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Tiny Deathstars of Foulness

Firefox describes their malware posture at https://support.mozilla.org/en-US/kb/how-does-phishing-and-malware-protection-work which heavily leverages Google SafeBrowsing, as do many a browser. Settings for SafeBrowsing are set in the browser.safebrowsing.downloads.remote.enabled pref. To lock this pref, you would need to create an autoconfig.js file in 

/Applications/Firefox.app/Contents/Resources/defaults/pref that points to a firefox.cfg file with a lock pref in it. To do so, create the autoconfig.js file and paste in these settings:

// Configure SafeBrowsing
pref("general.config.filename", "firefox.cfg");
pref("general.config.obscure_value", 0);

Then create the firefox.cfg file and paste in these settings:

// Configuring SafeBrowsing
lockPref("browser.safebrowsing.downloads.remote.enabled", TRUE)

Live Firefox preferences can be seen at /Users/charles.edge 1/Library/Application Support/Firefox/Profiles/*.default. Because SafeBrowsing is enabled by default, you shouldn’t see it listed unless it’s been disabled. But you can confirm it’s doing its thing by parsing the contents of these settings:

user_pref("browser.safebrowsing.provider.google4.lastupdatetime", "1537457871853");
user_pref("browser.safebrowsing.provider.google4.nextupdatetime", "1537459685853");
user_pref("browser.safebrowsing.provider.mozilla.lastupdatetime", "1537457872202");
user_pref("browser.safebrowsing.provider.mozilla.nextupdatetime", "1537461472202");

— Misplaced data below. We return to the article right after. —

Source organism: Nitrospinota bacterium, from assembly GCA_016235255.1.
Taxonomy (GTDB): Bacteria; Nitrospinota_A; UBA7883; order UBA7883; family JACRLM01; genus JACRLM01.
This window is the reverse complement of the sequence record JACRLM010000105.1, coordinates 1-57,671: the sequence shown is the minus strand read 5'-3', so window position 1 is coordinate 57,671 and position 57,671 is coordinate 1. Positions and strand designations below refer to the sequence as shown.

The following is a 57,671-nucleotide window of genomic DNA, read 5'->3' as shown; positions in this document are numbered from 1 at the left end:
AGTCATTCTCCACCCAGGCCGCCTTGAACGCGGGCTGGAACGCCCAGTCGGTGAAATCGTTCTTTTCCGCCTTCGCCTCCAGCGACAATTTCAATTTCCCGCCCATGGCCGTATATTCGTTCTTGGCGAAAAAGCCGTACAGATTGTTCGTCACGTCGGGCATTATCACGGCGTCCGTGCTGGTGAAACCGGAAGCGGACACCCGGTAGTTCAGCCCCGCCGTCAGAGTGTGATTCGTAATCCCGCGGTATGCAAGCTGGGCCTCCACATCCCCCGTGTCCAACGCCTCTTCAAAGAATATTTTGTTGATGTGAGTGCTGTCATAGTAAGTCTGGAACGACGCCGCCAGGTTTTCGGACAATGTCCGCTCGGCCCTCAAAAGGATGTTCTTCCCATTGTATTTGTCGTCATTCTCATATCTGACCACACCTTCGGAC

September 21st, 2018

Posted In: Mac OS X, Mac Security

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Most phishing sites follow a known pattern. And people like to flag bad sites. So Google and a few other organizations, such as stopbadware.org have a collection of feeds that can be leveraged by software vendors to provide a warning or flat-out block potentially fraudulent sites. If a piece of malware is found, even if buried deep in a site, the site will likely get picked up by a robot or reported by a user. Robots can pick up a lot, as people who exploit WordPress sites and stuff like that are often after playing a numbers game. Harvesting hundreds of thousands or email address and sending phishing emails. It only takes one person to give you banking information Given that they’re just dropping a file in an open web directory, the attacker might otherwise go months before enough people complained and the web host shut them down.

Google Safe Browsing came about similar to how realtime blacklisting has worked with email for a long time. Sites are listed and then blocked as needed. But privacy works differently with web browsing and so Google added a bunch of cool stuff that is described at https://safebrowsing.google.com. Basically though, there are some encrypted files on nearly every computer running Safari, Firefox, Chrome, etc that contains information about bad sites. This is updated fairly regularly, as well as some signatures of known nastiness and a little machine learning magic so that the systems are able to react to emerging threats.

In case you’re interested in writing your own tools, Google Safe Browsing has an API, which is documented at API Documentation.

So what is sent to Google? Only information from unsigned executables (or when the signature isn’t accepted) is sent to the Google SafeBrowsing service. The implementation and also how to turn that remote app reputation check are explained in https://wiki.mozilla.org/Security/Features/Application_Reputation_Design_Doc.